Tuesday, October 30, 2007

Silence is Not Golden

The Silenced by James Devita
4Q 3P/ J S

Wow. I just finished this book and even though I have two other books I should be writing about first, I need to write something about this one now, while the feelings are still fresh.

Wow. Talk about an atmospheric book. There are some books you don't want to stop reading because they're so good. There are some books you have to stop reading, even if you don't want to, just to give yourself a chance to breathe and your heart to stop pounding. I put this book down at least six times because I needed a break. I couldn't stand the tension or the fear of what I thought/knew was coming. I needed to do something mindless for a while, so that I could give myself a chance to process what I'd read and what was coming.

No long summary here. In a nutshell, this book takes place in an unspecified future time in an unspecified country (but I still read it as the U.S., though that may be U.S.-centric of me). A war was fought within recent memory, and the Zero Tolerance party is now in power. We're not talking about zero tolerance for teasing, or zero tolerance for drugs, or zero tolerance for weapons in the schools. We're talking about zero tolerance for tolerance. Zero tolerance for individual thought. Zero tolerance for different religious beliefs. Zero tolerance for deviation from the official government line. Zero tolerance for different. In the initial phases of the new government, many of those who fought or protested were "neutralized" - government-speak for killed. But it wasn't enough to hold those people responsible for their actions. Their families are held responsible as well. The families have been sent to readaptation communities all around the country. Suspect spouses are put on house arrest, while the children are re-educated in schools that are nothing more than indoctrination facilities.

Marena is one of those children. She only has brief flashes of memory of what happened the night her mother was taken, but she can remember what her mother believed. And one of the things her mother believed was that you do not have the right to stay silent when evil is happening around you. Marena is already resisting in as many ways as she can: she mouths the words of the anthem and the loyalty oaths they are forced to repeat, she refuses to give up her precious paper, pens, and papers when writing implements are outlawed, and she refuses to believe what she is told to believe. But when a favorite teacher is taken away and a new and stricter administration is brought it, Marena knows that it's time to take a harder stand. She convinces her would-be boyfriend Dex and the new boy, Eric, that it's time to actively rebel. They slash tires. They vandalize the school with slogans. They spread leaflets. They spread the word: The White Rose will not be silent. But their rebellion comes at a very high cost.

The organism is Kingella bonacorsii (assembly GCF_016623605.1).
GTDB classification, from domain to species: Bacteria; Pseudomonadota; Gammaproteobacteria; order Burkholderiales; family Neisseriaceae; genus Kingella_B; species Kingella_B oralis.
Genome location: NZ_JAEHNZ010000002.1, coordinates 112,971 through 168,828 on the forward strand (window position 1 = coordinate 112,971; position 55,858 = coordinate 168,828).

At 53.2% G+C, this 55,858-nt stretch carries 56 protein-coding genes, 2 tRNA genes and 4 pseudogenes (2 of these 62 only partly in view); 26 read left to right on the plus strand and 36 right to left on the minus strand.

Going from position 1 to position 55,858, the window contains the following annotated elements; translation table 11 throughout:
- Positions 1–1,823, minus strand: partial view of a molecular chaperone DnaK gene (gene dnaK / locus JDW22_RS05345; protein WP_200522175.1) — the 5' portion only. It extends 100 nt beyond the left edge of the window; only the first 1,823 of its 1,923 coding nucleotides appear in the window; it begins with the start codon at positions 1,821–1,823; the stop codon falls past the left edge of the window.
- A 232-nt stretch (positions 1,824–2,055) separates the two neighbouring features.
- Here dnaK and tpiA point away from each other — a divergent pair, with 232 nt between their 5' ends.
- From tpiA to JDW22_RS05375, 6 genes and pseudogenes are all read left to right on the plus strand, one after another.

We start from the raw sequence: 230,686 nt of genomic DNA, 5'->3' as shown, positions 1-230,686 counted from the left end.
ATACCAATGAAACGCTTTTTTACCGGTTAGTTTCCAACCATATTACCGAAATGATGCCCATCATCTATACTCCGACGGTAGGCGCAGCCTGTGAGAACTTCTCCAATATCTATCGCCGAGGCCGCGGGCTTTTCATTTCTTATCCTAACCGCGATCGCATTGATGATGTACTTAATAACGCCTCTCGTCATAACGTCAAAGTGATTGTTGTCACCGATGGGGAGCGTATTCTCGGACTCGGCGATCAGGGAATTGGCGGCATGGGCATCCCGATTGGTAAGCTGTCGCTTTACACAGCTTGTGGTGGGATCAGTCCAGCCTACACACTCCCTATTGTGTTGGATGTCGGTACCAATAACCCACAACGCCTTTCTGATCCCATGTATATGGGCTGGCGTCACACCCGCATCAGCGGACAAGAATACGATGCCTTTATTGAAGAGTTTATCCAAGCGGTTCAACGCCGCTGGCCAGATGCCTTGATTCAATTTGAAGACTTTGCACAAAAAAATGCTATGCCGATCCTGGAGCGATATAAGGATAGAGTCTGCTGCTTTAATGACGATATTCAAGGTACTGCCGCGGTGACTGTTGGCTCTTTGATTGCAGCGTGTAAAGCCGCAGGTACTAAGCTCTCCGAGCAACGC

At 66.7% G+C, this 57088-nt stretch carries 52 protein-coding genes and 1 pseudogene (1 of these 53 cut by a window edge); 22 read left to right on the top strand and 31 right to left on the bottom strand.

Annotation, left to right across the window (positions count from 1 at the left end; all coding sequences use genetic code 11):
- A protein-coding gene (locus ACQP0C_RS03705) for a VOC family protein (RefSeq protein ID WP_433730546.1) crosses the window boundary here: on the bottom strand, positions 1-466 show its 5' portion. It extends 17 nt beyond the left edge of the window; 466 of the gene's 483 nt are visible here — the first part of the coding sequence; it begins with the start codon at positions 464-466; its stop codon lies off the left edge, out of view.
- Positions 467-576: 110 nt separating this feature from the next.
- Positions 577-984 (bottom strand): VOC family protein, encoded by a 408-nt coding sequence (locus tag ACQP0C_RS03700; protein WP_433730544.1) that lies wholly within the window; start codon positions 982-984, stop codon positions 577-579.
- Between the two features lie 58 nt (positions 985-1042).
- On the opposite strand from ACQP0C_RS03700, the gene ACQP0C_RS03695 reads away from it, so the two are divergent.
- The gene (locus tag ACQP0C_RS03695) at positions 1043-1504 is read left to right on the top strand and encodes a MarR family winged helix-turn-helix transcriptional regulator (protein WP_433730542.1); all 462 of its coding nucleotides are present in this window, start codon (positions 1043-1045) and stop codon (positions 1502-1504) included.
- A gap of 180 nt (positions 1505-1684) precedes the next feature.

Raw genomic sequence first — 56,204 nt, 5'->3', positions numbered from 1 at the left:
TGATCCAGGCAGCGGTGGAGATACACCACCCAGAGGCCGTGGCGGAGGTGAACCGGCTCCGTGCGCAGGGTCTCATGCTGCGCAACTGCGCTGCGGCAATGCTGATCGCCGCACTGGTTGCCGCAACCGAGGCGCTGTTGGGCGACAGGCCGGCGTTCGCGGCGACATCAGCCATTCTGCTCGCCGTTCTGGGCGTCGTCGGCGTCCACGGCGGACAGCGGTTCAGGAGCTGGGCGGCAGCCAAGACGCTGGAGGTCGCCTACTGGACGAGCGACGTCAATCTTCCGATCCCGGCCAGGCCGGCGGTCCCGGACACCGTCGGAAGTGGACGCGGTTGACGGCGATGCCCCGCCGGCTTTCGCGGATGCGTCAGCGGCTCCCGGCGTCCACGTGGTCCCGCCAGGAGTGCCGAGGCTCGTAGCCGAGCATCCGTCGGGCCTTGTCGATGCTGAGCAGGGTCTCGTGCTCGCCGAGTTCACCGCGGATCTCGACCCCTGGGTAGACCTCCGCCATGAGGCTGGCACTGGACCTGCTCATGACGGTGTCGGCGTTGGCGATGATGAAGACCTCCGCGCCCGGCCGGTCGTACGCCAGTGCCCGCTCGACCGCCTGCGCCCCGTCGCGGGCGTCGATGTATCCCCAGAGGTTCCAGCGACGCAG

Any similarities to the Nazi regime are completely intentional. This book is a tribute to Sophie Scholl, her brother, and the other members of the White Rose resistance group, who fought the Nazis with pamphlets, leaflets, and graffiti, spreading the idea of resistance throughout their university and beyond. It's also, I think, a protest against the people in our own country right now who insist that voicing objections to actions of our political leaders is nothing short of traitorous. But if the people don't remind their government to have a conscience, then we open ourselves to nightmare scenarios. Sophie Scholl, Nelson Mandela, and Marena could testify to that.

Lest I have made this sound like a book that only those of a political bent could enjoy, let me assure you, it is not. Despite its length, I think many teens who don't really like to read could get caught up in this one. Rebellious teens fighting against the authorities. Questions about who you can trust (can you even trust your own father?). Midnight trysts and post-midnight illegal actions. Short, cliff-hanger ending chapters. This is a compulsively readable book that will have many readers riveted to the last page.

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